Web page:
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Australian government to target the “rorters and shonks”

Tightened access to international education for VET providers and increased agent transparency are among a raft of proposed changes to Australia’s international and domestic education policies.

Minister Birmingham at the Universities Australia gala dinner in 2016. Photo: The PIE News

The bill does not, however, include an “opt out” provision

The Education Legislation Amendment (Provider Integrity & Other Measures) Bill 2017, which incorporates changes to the ESOS, TEQSA and HESA Acts, includes provisions for increased powers to veto unscrupulous VET providers accessing both higher education and international education.

Using data already available on the Provider Registration and International Student Management System, the bill also looks to provide agent visa performance tracking for the first time, however, the extent to which the information will be available is not yet clear.

“All of us have a stake in safeguarding a system that is one of the most robust in the world”

“This is a pre-emptive strike against the rorters and shonks [the] government has shut out of the vocational loans system after we closed down [the] VET FEE-HELP scheme,” education minister Simon Birmingham said in a statement.

According to Birmingham, the increased regulatory powers will prevent unscrupulous training providers from attempting to recoup losses suffered after being kicked out of the new VET Student Loan system and “infecting” the higher education and international education sectors.

“This Bill will ensure that the quality for which our higher education sector is renown, across public and private universities and non-university higher education providers, is protected and enhanced in the years ahead,” he said.

The proposed changes have been welcomed by the international education industry, with ACPET chief executive Rod Camm saying any changes that prevent exploitation of international students were supported by his organisation.

“Australia’s regulatory protections for international students are regarded worldwide as being strong and robust. If there is evidence to indicate an education provider is breaching those protections, ACPET supports swift rectification,” he told The PIE News.

Universities Australia chief executive Belinda Robinson also expressed support for the government’s intention to tighten further an already rigorous system.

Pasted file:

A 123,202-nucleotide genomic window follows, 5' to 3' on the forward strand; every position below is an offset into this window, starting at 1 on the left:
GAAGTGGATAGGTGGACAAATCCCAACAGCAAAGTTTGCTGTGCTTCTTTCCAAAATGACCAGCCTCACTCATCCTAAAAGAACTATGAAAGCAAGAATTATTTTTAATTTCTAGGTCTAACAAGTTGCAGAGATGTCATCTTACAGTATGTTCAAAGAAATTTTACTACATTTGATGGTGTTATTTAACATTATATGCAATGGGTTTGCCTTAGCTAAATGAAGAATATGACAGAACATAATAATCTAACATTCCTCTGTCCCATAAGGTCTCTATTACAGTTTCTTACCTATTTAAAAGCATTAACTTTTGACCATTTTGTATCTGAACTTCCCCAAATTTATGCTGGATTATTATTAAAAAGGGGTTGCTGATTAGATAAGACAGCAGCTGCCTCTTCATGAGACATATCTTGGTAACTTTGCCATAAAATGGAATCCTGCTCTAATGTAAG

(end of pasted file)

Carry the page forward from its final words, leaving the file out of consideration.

“All of us have a stake in safeguarding a system that is one of the most robust in the world,” she said.

IEAA chief executive Phil Honeywood meanwhile said the inclusion of reporting on agent performance would “promote greater transparency and accountability in educator-agent relationships and the wider sector.”

The bill does not, however, include an “opt out” provision, as had previously been indicated by the Department of Education and Training.

Honeywood said requiring all agents’ performance be tracked would “encourage agents to ensure that students choose the most appropriate course and provider for them”.

“If certain agents have very high student visa rejection data and bad academic progress outcomes then stakeholders have a right to know,” he added. “Their education provider partners, prospective student clients and the Australian government should be able to ask questions based on available performance data.”

“The release of limited information about agent performance will help education providers to make informed choices about the agents they work with,” Camm agreed, adding it would also assist providers to meet their obligation to work with ethical agents.

“If certain agents have very high student visa rejection data… then stakeholders have a right to know”

While positive, Honeywood also cautioned the need for ongoing vigilance to protect the Australian international education brand and close loopholes that wrongly motivate education providers.

“Even if providers abide by all existing legislative and regulatory requirements, in seeking to maximise their enrolments they can often encourage a ‘race to the bottom’ with abnormally low tuition fees particularly for business studies/accounting courses,” he said.

“By the time these providers have paid large commissions to education agents their tuition fee structure is only sustainable if they cut corners on quality.”

Australia’s vocational sector currently enrols the second largest proportion of international students, with 2017 year to March data indicating a 15% jump in enrolments from 2016.

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